I’ve just been watching Matt Smith debut as Doctor Who on BBC 3. Not for the first time, but it has been a while. What strikes me is the absolute assurance of the performance. There is not a second in that hour where I am not 100% convinced that he is The Doctor. He is absolutely magnificent! I never really, truly warmed to David Tennant; he struck me as being too anodyne and far too much a of demographers dream. There was no edge. After the tour de force of Chris Eccleston’s performance, this was lightweight and bland and it never really took off until Donna arrived, despite there being a couple of excellent episodes amongst the dross.
Now, it’s no secret that I’m a huge fan and always have been, but my life is kind of marked by Doctor Who. My earliest conscious memory is of Patrick Troughton’s swan song in ‘War Games’ and even earlier than that, my subconscious recalled something that haunted me for years.
Let me explain. For as long as I could remember, I had been plagued by a nightmare in which someones dies in a very specific way. The person stretches and warps be for falling like a rag doll. It terrified me. I’d got this damned dream two or three times a year and always woke up terrified and sweating; I’d be unable to sleep again and would pace until daybreak.
That is, until we bought the DVD of The Seeds of Death, another Patrick Troughton Story featuring the Ice Warriors. The guns they used, kills people in exactly the way that haunted me for around 40 years. As soon as I saw it, the realisation effectively stopped the dreams. I’ve not had it since seeing the DVD. I don’t remember seeing it on TV, but I guess I must have.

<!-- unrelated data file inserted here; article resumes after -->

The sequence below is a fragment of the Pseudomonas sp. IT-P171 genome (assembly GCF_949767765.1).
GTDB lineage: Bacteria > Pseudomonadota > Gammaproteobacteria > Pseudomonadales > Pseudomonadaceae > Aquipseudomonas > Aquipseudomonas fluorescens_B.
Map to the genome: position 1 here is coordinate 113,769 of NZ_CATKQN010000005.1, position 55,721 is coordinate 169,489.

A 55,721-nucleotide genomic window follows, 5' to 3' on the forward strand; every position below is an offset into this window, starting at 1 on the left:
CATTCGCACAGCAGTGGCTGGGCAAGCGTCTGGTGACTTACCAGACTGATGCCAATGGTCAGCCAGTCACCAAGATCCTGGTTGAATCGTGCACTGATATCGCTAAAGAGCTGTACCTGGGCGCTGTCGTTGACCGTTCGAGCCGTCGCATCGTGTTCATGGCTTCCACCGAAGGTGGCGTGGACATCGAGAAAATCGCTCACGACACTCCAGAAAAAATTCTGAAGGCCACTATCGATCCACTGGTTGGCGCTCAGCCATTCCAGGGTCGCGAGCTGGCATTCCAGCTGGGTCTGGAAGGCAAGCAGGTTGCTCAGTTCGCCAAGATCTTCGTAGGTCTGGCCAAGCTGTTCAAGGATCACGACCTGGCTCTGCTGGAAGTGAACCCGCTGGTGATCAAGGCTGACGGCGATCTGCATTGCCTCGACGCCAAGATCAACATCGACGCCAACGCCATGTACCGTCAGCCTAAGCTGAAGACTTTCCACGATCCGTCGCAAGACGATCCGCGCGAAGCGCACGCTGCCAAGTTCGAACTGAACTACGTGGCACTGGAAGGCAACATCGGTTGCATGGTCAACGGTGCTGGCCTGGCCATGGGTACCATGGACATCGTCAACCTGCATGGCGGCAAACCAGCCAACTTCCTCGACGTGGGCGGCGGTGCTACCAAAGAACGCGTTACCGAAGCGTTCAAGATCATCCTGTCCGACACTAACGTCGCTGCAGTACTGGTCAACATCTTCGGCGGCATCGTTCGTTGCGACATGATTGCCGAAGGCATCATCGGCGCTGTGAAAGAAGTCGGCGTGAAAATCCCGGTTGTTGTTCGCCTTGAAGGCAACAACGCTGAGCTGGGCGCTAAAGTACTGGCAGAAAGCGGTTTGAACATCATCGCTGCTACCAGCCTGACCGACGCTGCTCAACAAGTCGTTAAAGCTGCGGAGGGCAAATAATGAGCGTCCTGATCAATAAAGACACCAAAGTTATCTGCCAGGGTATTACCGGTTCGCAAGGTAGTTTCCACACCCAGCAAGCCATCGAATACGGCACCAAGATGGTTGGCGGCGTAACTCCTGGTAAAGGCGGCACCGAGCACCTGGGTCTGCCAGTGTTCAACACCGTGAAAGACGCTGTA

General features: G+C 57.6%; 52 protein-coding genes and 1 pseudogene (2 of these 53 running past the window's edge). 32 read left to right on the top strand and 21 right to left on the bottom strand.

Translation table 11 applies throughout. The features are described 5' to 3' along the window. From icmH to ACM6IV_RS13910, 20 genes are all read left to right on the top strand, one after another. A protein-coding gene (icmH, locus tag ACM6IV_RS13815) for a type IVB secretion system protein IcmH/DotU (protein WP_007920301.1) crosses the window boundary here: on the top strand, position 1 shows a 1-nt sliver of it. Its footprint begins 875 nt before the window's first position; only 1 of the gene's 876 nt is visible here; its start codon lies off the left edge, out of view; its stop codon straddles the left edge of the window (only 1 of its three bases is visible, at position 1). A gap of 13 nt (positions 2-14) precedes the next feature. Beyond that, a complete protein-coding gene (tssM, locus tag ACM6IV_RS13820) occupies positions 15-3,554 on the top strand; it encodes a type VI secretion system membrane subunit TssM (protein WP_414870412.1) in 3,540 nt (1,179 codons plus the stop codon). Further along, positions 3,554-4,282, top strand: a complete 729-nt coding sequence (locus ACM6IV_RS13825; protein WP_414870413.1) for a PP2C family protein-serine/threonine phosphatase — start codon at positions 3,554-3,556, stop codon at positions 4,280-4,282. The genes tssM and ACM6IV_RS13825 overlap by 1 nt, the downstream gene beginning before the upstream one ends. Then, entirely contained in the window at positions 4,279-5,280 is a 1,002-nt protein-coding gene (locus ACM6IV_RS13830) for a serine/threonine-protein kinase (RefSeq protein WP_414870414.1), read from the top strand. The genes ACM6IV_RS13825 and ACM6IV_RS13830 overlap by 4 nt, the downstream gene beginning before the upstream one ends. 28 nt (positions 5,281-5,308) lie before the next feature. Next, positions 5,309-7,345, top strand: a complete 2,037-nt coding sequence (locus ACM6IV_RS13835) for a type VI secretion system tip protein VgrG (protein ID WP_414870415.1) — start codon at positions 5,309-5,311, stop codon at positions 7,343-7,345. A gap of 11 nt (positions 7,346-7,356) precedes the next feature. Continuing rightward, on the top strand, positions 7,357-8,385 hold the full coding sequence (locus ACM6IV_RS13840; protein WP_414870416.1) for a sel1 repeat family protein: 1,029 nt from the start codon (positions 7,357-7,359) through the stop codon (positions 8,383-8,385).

It doesn’t make me feel stupid or anything; it doesn’t make me hate Doctor Who. I just gives me a deeper appreciation of something that has, quite literally, affected me deeply and emotionally and for as long as I can remember.
I can remember every regeneration and where I was and what I was doing at the time. Doctor Who marks my life.
Even my relationship with Andy was cemented by a realisation of our love of Doctor Who.
Way back when Marvel UK was publishing Doctor Who Weekly, there was a story about a Cyberman with emotions whose desire to fix a fault in a time loop resulted in killing off the entire crew and passengers of a cruise ship – The Cyberman was called Kroton and the story entitled ‘Ship of Fools’. When our relationship was in it’s early stages, Andy had stayed over at my flat and had to get up for work. The alarm hadn’t gone off for some reason and when when we woke, he asked what the time was, I said ‘7:17’.
Now the thing about this story was that being stuck in a timeloop, the time had stayed static and the passengers where stuck in happy hour and stayed happily drunk. The conceit being that it was always cocktail time. Cocktail time was 7:17. It was always 7:17 and so always cocktail time. So when, on saying “7:17”, Andy and I both said ‘Cocktail time’, we both knew . . . we’d kept our respective geekinesses quiet and not mentioned our love of Sci-fi/who, etc as at the time we met, it was not what gay blokes admitted to (any interests other than Madonna and Keanu Reeves was frowned on!)!
But that phrase, that tiny piece of Doctor arcana, spoke more about our similarities than pretty much anything else could. In those few words, we revealed more about each other than we had done in the previous few weeks…
15 years on….we’re still together…
Doctor Who did that.